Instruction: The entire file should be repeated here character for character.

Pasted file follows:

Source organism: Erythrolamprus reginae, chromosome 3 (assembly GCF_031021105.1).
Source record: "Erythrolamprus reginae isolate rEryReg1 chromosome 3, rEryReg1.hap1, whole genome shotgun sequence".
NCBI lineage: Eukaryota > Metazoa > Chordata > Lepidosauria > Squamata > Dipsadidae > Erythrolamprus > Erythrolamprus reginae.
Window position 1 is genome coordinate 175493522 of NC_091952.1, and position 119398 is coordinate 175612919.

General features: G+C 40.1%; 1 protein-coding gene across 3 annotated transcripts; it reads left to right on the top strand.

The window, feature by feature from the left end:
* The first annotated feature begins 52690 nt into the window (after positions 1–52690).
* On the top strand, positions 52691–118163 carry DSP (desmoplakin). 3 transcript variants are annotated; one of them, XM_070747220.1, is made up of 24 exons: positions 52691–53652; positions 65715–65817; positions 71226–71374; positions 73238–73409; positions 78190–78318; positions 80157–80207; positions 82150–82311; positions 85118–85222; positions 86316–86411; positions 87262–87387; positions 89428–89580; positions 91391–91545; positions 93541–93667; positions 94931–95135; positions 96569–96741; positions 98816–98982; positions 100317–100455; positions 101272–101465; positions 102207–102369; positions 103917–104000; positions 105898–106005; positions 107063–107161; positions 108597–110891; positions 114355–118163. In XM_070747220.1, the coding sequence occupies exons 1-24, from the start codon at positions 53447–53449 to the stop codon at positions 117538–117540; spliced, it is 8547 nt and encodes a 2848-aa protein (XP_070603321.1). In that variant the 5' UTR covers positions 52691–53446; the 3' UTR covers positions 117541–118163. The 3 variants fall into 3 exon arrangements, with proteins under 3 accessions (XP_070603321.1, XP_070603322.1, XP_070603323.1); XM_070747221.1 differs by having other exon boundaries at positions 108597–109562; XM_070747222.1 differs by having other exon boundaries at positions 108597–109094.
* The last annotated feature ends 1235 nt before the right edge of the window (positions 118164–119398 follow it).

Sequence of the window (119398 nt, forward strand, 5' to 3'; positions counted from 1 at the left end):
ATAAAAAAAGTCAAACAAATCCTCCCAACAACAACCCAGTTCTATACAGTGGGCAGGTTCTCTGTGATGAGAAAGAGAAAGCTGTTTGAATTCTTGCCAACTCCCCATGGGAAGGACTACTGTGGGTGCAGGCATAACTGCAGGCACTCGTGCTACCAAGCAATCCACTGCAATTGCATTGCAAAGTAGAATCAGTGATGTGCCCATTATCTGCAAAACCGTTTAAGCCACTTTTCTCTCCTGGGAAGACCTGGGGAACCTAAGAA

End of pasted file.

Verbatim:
Source organism: Erythrolamprus reginae, chromosome 3 (assembly GCF_031021105.1).
Source record: "Erythrolamprus reginae isolate rEryReg1 chromosome 3, rEryReg1.hap1, whole genome shotgun sequence".
NCBI lineage: Eukaryota > Metazoa > Chordata > Lepidosauria > Squamata > Dipsadidae > Erythrolamprus > Erythrolamprus reginae.
Window position 1 is genome coordinate 175493522 of NC_091952.1, and position 119398 is coordinate 175612919.

General features: G+C 40.1%; 1 protein-coding gene across 3 annotated transcripts; it reads left to right on the top strand.

The window, feature by feature from the left end:
* The first annotated feature begins 52690 nt into the window (after positions 1–52690).
* On the top strand, positions 52691–118163 carry DSP (desmoplakin). 3 transcript variants are annotated; one of them, XM_070747220.1, is made up of 24 exons: positions 52691–53652; positions 65715–65817; positions 71226–71374; positions 73238–73409; positions 78190–78318; positions 80157–80207; positions 82150–82311; positions 85118–85222; positions 86316–86411; positions 87262–87387; positions 89428–89580; positions 91391–91545; positions 93541–93667; positions 94931–95135; positions 96569–96741; positions 98816–98982; positions 100317–100455; positions 101272–101465; positions 102207–102369; positions 103917–104000; positions 105898–106005; positions 107063–107161; positions 108597–110891; positions 114355–118163. In XM_070747220.1, the coding sequence occupies exons 1-24, from the start codon at positions 53447–53449 to the stop codon at positions 117538–117540; spliced, it is 8547 nt and encodes a 2848-aa protein (XP_070603321.1). In that variant the 5' UTR covers positions 52691–53446; the 3' UTR covers positions 117541–118163. The 3 variants fall into 3 exon arrangements, with proteins under 3 accessions (XP_070603321.1, XP_070603322.1, XP_070603323.1); XM_070747221.1 differs by having other exon boundaries at positions 108597–109562; XM_070747222.1 differs by having other exon boundaries at positions 108597–109094.
* The last annotated feature ends 1235 nt before the right edge of the window (positions 118164–119398 follow it).

Sequence of the window (119398 nt, forward strand, 5' to 3'; positions counted from 1 at the left end):
ATAAAAAAAGTCAAACAAATCCTCCCAACAACAACCCAGTTCTATACAGTGGGCAGGTTCTCTGTGATGAGAAAGAGAAAGCTGTTTGAATTCTTGCCAACTCCCCATGGGAAGGACTACTGTGGGTGCAGGCATAACTGCAGGCACTCGTGCTACCAAGCAATCCACTGCAATTGCATTGCAAAGTAGAATCAGTGATGTGCCCATTATCTGCAAAACCGTTTAAGCCACTTTTCTCTCCTGGGAAGACCTGGGGAACCTAAGAA